West Hartford Public Schools teachers are using their skills and resources to help some of the town’s own first responders, creating face shields and ear guards that are being used by the West Hartford police and fire departments.
By Ronni Newton
West Hartford Public Schools teachers and staff had a few days to plan before the school buildings were going to be locked for what was originally scheduled as at least a two-week closure, now in its seventh week, as most people in the district, the town, the state, and the country stay home stop the spread of the COVID-19 pandemic.
As they prepared for locking down the buildings on March 16, Brian Cohen, supervisor of the district’s Career and Technical Education (CTE) Department, got a call from Assistant Superintendent Andy Morrow asking about the department’s 3D printers and whether they could be used to help craft hard-to-find personal protective equipment (PPE) for those who would not be able to stay home – the town’s first responders.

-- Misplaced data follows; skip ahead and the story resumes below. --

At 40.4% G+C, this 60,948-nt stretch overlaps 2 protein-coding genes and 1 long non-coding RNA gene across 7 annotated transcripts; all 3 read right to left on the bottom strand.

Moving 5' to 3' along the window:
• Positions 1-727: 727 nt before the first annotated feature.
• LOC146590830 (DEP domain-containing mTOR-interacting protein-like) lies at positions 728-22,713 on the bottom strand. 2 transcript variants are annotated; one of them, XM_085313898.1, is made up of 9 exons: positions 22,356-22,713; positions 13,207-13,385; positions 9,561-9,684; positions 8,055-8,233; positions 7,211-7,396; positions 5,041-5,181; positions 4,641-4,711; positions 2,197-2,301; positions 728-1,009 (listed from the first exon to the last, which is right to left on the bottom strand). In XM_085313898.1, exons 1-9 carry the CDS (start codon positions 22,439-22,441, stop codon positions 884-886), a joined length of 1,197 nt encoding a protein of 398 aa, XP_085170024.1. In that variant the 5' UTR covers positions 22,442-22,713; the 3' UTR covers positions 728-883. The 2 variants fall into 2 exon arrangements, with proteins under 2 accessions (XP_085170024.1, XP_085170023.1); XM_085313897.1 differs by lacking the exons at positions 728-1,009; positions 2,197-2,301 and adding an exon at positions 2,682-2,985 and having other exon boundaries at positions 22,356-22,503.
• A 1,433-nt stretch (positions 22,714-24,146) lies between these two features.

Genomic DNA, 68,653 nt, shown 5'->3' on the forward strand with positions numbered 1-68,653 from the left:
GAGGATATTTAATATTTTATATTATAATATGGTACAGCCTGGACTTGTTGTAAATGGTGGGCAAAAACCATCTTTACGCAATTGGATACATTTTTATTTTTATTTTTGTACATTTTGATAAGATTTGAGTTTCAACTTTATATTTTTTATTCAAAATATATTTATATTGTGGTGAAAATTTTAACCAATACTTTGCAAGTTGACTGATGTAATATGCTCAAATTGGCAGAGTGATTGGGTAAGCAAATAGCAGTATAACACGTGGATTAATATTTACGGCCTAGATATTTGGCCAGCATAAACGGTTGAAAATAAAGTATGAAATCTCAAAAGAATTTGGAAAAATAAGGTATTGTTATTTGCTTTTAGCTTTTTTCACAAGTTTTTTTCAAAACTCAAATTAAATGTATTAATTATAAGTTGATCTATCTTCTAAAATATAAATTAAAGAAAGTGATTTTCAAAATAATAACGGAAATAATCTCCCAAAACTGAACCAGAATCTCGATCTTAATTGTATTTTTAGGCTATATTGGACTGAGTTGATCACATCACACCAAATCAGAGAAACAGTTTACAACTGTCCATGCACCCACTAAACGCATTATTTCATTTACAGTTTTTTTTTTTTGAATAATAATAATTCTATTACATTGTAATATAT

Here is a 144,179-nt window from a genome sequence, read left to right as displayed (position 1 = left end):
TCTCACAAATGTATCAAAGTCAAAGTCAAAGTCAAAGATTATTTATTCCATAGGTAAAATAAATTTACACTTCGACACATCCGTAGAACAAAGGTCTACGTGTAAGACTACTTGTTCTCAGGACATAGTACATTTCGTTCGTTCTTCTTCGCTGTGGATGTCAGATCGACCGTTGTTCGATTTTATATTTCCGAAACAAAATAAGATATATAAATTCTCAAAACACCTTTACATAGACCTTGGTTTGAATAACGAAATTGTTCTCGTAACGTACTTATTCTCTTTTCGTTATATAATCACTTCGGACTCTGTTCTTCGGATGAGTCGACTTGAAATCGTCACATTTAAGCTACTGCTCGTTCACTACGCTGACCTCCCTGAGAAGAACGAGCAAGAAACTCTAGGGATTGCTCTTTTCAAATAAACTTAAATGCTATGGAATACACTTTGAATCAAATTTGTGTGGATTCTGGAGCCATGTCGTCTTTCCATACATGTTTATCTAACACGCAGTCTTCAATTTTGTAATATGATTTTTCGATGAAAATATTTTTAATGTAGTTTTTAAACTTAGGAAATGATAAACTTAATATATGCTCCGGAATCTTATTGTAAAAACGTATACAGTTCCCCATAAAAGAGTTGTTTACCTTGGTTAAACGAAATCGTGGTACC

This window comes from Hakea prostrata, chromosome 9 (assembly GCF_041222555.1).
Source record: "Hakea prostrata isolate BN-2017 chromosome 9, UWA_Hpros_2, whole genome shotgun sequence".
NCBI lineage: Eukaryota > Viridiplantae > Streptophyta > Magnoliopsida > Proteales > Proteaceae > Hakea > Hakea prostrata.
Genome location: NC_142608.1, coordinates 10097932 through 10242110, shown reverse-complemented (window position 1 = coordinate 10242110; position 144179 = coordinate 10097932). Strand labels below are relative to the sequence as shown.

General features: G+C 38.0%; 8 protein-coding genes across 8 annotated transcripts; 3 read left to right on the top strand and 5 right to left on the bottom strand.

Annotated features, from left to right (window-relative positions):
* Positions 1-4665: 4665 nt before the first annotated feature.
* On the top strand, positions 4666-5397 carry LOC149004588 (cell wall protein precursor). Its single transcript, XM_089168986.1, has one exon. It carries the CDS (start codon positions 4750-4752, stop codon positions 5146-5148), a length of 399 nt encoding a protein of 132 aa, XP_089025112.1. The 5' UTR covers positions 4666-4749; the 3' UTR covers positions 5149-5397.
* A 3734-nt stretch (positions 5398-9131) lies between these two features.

Cohen said the department has a total of eight 3D printers, of various sizes and capacity, a number of which were were obtained through grants from the Foundation for West Hartford Public Schools. He knew of two that could perhaps be put to use pretty quickly, but the buildings were being locked down and he wouldn’t have access.
“Mike Wilkosz at Hall, he’s a rockstar,” Cohen said. “He was leading the way, said he could get [a 3D printer] up and running in his garage.”
As soon as Cohen was able to arrange access to the buildings to retrieve the printers, Wilkosz, a CTE teacher at Hall and a two-time Teacher of the Year finalist in West Hartford, immediately got to work in his Newington garage.
“Every morning we had a firefighter count our face shields to determine how many we were using daily,” said West Hartford Fire Department Assistant Chief Hugh O’Callaghan. “We were extremely concerned early in the pandemic with running out of face shields for our firefighters. We had just enough to make it through the initial COVID-19 response and we did not know when our next shipment of shields would be in,” he said.
Bob McCue, a former assistant chief with the West Hartford Police Department who is now part of the town’s Office of Emergency Management, told Cohen that while PPE for the town’s first responders was on order, the wait looked to be about six weeks – a problem far from unique to West Hartford. Gov. Ned Lamont has indicated at many of his press briefings that he has been “scouring the globe” to find PPE, with staff vetting possible offers that often don’t pan out.
In addition to Wilkosz, Rachel Kane, a CTE teacher at Sedgwick Middle School, has been 3D printing at her Manchester home.